All electricity supply companies which are subject to electricity labelling must now publish the amount of electricity supplied to end consumers by the end of June of the following calendar year under www.stromkennzeichnung.ch. This also applies to publishing the mix of suppliers. However, for the supply year 2018, the deadline has been extended to the end of 2019.
Self-consumption: at the production site
Those who produce their own electricity are entitled to use it. By definition, a production site for self-consumption is not only the property on which the production facilities are situated but also adjoining properties, at least one of which is adjacent to the property on which production takes place. However, now properties separated from one another by a road, a railway line or a watercourse are equally counted as adjoining if the respective property owner agrees. This new definition has the potential for very large self-consumption groups (ZEV) being formed on a contractual basis – in competition to local network operators.
Requirements for self-consumption groups
The conditions permitting the creation of self-consumption groups (ZEV) have been extended. Todate, a group was permissible if the production site was able to supply at least 10% of the connected load of the ZEV. Now the plant must, in addition, be in operation for a minimum of 501 hours per year for its power to be included in the calculation. If the production plant’s output falls below 10%, this must be communicated to the network operator three months in advance. In addition, the self-consumption group can only continue if existing participants caused the reduction.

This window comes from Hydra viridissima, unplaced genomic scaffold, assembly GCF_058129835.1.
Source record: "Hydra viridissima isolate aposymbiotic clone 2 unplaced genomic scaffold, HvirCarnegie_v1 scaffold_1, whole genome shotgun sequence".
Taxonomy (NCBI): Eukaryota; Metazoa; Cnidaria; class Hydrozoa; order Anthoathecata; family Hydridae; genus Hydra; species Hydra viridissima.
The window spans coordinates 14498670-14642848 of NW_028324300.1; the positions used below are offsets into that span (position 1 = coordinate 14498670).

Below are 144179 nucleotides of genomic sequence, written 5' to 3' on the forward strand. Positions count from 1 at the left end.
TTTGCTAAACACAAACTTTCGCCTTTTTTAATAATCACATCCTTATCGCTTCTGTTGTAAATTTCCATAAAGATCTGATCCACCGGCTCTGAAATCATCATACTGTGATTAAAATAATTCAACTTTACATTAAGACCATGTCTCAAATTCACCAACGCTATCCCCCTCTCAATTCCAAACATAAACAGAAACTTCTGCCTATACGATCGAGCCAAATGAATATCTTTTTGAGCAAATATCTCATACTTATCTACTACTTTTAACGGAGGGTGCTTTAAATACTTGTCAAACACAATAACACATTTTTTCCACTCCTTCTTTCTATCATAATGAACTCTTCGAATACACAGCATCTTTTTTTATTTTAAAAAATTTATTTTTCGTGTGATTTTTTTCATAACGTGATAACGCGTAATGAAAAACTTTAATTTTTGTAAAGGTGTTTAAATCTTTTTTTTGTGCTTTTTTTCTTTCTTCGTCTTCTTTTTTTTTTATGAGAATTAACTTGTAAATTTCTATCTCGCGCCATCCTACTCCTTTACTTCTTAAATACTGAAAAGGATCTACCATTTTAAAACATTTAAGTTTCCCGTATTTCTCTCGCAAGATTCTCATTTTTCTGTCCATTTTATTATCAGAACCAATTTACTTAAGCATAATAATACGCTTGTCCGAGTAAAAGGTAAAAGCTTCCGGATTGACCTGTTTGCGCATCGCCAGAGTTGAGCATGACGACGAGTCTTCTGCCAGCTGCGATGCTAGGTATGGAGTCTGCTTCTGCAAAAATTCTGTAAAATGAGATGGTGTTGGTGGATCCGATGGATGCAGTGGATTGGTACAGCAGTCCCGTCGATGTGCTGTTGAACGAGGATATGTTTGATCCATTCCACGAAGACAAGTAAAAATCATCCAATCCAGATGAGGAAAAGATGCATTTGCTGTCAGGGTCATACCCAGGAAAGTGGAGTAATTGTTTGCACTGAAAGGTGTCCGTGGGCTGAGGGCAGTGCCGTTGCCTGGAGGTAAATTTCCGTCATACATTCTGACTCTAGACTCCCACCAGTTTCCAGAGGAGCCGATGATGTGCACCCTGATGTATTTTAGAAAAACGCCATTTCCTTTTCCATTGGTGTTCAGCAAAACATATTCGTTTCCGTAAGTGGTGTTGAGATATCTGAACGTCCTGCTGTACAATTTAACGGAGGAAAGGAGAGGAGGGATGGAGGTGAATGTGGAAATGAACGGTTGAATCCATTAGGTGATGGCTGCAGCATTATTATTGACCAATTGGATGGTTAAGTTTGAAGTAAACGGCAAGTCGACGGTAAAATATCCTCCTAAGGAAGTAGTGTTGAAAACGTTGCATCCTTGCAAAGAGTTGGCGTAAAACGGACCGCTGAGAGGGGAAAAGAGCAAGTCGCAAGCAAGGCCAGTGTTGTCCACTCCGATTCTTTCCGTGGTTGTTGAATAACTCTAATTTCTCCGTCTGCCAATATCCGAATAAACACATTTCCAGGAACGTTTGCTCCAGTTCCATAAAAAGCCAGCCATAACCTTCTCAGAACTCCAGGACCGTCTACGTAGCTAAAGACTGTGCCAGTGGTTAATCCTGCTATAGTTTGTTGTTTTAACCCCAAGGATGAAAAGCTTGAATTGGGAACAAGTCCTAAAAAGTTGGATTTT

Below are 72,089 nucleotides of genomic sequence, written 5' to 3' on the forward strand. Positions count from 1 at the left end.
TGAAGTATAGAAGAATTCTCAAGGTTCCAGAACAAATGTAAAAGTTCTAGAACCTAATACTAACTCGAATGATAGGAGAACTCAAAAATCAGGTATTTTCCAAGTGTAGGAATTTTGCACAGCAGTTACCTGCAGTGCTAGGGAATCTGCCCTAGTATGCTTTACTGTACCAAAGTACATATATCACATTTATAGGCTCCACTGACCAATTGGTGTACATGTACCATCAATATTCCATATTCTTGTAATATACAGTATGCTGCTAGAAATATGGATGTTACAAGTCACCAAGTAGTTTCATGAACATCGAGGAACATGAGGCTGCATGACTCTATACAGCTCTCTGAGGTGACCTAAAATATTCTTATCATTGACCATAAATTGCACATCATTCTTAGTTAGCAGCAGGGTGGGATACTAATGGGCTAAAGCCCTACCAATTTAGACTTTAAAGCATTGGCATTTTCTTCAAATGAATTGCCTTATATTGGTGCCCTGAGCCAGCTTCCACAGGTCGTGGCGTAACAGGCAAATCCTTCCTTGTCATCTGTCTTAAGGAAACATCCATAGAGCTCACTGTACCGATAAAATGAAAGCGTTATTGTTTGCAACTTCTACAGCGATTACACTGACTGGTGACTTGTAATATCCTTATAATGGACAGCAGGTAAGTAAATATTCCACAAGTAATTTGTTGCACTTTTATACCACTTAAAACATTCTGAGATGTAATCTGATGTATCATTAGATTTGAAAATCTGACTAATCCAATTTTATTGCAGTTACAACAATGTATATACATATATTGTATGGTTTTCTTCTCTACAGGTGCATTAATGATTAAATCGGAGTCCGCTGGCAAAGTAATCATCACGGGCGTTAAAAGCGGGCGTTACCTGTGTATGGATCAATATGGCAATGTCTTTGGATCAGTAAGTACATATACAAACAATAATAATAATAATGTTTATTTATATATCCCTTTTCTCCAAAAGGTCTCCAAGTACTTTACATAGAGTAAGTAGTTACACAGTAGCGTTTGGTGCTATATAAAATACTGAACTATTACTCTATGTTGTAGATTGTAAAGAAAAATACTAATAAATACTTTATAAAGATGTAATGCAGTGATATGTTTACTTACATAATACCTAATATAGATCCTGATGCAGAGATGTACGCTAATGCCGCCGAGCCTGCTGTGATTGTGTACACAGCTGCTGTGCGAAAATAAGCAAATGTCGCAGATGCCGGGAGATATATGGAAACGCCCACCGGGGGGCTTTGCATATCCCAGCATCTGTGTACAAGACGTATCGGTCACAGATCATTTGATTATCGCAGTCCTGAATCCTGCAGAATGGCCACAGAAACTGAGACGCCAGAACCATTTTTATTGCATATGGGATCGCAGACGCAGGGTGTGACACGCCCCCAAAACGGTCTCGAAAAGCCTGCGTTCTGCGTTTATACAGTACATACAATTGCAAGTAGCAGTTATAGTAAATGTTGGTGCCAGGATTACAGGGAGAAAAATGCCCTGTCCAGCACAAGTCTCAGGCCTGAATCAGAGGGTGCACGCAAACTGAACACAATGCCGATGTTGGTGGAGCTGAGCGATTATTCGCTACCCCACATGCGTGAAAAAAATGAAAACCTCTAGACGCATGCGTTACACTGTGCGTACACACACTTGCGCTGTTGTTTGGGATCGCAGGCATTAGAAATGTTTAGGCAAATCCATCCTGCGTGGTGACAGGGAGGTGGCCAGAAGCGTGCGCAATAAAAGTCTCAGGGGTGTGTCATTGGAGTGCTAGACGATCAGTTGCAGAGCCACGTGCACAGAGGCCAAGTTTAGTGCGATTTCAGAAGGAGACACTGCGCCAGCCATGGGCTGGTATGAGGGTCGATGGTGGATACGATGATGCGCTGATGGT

Invoicing of lessees/tenants
Within a self-consumption group, consumption-dependent charging for costs of readings, provision of data, administration and invoicing is no longer mandatory but can now also be prorated. Moreover, lessees/tenants and property owners should now profit from half the savings resulting from the lower cost of self-production compared to the cost of external procurement.
Find a print version of this article here at GHR